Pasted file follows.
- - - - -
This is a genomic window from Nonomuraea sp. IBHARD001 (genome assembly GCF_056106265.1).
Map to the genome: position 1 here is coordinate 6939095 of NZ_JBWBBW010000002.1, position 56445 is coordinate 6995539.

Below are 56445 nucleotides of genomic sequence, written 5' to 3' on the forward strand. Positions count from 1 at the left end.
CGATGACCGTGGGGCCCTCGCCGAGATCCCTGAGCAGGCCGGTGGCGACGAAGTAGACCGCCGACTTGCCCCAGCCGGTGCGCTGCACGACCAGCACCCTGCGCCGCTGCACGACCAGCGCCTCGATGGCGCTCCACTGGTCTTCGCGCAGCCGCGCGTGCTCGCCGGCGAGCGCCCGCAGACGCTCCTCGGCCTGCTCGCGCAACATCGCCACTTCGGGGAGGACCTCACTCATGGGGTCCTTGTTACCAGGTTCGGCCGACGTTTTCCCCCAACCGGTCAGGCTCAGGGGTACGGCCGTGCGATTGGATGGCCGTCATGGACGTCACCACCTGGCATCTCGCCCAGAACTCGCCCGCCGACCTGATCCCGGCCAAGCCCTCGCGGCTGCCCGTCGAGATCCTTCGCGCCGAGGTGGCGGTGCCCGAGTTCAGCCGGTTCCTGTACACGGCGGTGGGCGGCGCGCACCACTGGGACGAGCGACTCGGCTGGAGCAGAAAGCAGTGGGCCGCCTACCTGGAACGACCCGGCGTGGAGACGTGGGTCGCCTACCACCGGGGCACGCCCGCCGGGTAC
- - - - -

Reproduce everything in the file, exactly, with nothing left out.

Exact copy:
This is a genomic window from Nonomuraea sp. IBHARD001 (genome assembly GCF_056106265.1).
Map to the genome: position 1 here is coordinate 6939095 of NZ_JBWBBW010000002.1, position 56445 is coordinate 6995539.

Below are 56445 nucleotides of genomic sequence, written 5' to 3' on the forward strand. Positions count from 1 at the left end.
CGATGACCGTGGGGCCCTCGCCGAGATCCCTGAGCAGGCCGGTGGCGACGAAGTAGACCGCCGACTTGCCCCAGCCGGTGCGCTGCACGACCAGCACCCTGCGCCGCTGCACGACCAGCGCCTCGATGGCGCTCCACTGGTCTTCGCGCAGCCGCGCGTGCTCGCCGGCGAGCGCCCGCAGACGCTCCTCGGCCTGCTCGCGCAACATCGCCACTTCGGGGAGGACCTCACTCATGGGGTCCTTGTTACCAGGTTCGGCCGACGTTTTCCCCCAACCGGTCAGGCTCAGGGGTACGGCCGTGCGATTGGATGGCCGTCATGGACGTCACCACCTGGCATCTCGCCCAGAACTCGCCCGCCGACCTGATCCCGGCCAAGCCCTCGCGGCTGCCCGTCGAGATCCTTCGCGCCGAGGTGGCGGTGCCCGAGTTCAGCCGGTTCCTGTACACGGCGGTGGGCGGCGCGCACCACTGGGACGAGCGACTCGGCTGGAGCAGAAAGCAGTGGGCCGCCTACCTGGAACGACCCGGCGTGGAGACGTGGGTCGCCTACCACCGGGGCACGCCCGCCGGGTAC